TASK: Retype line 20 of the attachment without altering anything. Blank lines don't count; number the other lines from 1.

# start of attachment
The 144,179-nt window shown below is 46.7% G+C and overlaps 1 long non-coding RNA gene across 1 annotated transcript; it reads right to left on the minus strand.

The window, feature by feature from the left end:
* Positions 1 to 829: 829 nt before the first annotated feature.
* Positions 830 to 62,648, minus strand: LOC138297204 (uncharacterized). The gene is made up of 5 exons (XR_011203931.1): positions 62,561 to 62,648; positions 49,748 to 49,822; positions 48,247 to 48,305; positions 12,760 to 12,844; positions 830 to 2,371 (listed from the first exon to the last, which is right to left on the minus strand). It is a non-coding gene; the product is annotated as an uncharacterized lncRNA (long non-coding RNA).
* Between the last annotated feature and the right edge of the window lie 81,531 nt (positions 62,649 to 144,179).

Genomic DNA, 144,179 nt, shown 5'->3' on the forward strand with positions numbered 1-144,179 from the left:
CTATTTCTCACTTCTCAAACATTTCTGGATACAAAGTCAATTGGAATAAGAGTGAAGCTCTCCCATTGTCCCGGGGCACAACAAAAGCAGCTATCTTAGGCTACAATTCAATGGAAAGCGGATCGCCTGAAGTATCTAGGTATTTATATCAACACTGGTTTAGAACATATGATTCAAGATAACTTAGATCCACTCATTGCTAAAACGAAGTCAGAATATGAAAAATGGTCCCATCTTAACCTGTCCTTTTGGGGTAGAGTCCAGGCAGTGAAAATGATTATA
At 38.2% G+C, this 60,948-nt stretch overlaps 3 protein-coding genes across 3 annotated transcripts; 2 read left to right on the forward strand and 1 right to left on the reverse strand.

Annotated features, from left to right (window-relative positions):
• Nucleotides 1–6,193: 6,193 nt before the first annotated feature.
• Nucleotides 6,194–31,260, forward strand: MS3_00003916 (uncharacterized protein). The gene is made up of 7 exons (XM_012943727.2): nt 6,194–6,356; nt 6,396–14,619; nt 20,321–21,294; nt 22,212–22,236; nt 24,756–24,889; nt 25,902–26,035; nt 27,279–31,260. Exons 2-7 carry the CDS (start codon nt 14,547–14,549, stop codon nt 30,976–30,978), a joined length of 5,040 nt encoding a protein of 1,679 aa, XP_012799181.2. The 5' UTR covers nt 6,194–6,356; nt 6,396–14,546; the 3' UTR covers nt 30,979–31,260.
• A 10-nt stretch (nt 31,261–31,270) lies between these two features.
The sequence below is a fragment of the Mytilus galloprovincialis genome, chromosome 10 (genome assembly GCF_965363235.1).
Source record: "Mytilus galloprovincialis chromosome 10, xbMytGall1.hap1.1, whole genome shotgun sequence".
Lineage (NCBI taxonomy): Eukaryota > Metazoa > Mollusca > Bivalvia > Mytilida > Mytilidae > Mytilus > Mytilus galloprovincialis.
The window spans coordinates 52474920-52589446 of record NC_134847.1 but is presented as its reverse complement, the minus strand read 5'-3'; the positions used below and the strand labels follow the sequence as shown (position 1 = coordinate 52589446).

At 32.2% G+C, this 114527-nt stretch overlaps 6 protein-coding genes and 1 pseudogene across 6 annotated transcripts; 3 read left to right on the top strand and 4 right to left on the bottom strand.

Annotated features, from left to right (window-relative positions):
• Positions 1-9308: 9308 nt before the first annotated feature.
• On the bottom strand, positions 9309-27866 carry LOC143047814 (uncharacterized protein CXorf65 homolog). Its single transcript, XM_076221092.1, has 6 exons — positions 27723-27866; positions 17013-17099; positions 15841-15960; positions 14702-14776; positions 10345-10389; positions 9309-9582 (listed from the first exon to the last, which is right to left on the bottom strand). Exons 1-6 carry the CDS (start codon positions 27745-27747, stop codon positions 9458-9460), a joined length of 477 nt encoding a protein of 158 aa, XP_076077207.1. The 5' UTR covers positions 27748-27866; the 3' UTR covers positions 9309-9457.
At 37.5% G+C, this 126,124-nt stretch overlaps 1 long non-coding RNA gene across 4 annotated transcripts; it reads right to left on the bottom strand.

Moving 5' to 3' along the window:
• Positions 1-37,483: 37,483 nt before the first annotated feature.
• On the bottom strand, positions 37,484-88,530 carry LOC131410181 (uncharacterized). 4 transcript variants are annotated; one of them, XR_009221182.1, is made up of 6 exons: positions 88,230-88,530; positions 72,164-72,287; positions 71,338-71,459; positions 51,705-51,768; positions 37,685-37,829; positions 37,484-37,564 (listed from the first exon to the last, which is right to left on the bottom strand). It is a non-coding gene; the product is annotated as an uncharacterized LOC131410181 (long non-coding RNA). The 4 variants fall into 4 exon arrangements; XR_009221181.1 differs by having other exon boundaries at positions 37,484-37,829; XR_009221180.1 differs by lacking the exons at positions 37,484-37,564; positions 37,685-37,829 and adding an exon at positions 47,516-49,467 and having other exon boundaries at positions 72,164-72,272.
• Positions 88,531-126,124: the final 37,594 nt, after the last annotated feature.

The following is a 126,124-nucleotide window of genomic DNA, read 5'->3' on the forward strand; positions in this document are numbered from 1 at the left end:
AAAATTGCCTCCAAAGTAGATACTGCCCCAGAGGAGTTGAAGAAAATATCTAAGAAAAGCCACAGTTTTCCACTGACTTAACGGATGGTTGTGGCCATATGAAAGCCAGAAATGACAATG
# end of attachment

• On the bottom strand, positions 9309-27866 carry LOC143047814 (uncharacterized protein CXorf65 homolog). Its single transcript, XM_076221092.1, has 6 exons — positions 27723-27866; positions 17013-17099; positions 15841-15960; positions 14702-14776; positions 10345-10389; positions 9309-9582 (listed from the first exon to the last, which is right to left on the bottom strand). Exons 1-6 carry the CDS (start codon positions 27745-27747, stop codon positions 9458-9460), a joined length of 477 nt encoding a protein of 158 aa, XP_076077207.1. The 5' UTR covers positions 27748-27866; the 3' UTR covers positions 9309-9457.